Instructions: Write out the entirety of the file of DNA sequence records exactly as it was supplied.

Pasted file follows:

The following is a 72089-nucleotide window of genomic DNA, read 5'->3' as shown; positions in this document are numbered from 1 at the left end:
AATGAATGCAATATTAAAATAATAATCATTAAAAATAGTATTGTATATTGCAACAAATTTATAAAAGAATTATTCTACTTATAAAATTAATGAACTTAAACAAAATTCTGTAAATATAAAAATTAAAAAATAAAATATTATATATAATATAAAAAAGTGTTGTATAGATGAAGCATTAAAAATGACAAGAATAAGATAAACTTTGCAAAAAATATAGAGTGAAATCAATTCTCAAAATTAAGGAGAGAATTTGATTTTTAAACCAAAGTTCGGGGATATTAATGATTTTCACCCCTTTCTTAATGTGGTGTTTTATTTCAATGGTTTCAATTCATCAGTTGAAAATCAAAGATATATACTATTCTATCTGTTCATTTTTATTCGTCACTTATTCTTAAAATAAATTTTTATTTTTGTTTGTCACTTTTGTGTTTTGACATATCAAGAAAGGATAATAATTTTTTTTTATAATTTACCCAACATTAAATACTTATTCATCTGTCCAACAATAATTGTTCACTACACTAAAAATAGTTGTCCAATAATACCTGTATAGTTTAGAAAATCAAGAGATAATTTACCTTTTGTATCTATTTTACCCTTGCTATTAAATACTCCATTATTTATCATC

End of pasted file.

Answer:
The following is a 72089-nucleotide window of genomic DNA, read 5'->3' as shown; positions in this document are numbered from 1 at the left end:
AATGAATGCAATATTAAAATAATAATCATTAAAAATAGTATTGTATATTGCAACAAATTTATAAAAGAATTATTCTACTTATAAAATTAATGAACTTAAACAAAATTCTGTAAATATAAAAATTAAAAAATAAAATATTATATATAATATAAAAAAGTGTTGTATAGATGAAGCATTAAAAATGACAAGAATAAGATAAACTTTGCAAAAAATATAGAGTGAAATCAATTCTCAAAATTAAGGAGAGAATTTGATTTTTAAACCAAAGTTCGGGGATATTAATGATTTTCACCCCTTTCTTAATGTGGTGTTTTATTTCAATGGTTTCAATTCATCAGTTGAAAATCAAAGATATATACTATTCTATCTGTTCATTTTTATTCGTCACTTATTCTTAAAATAAATTTTTATTTTTGTTTGTCACTTTTGTGTTTTGACATATCAAGAAAGGATAATAATTTTTTTTTATAATTTACCCAACATTAAATACTTATTCATCTGTCCAACAATAATTGTTCACTACACTAAAAATAGTTGTCCAATAATACCTGTATAGTTTAGAAAATCAAGAGATAATTTACCTTTTGTATCTATTTTACCCTTGCTATTAAATACTCCATTATTTATCATC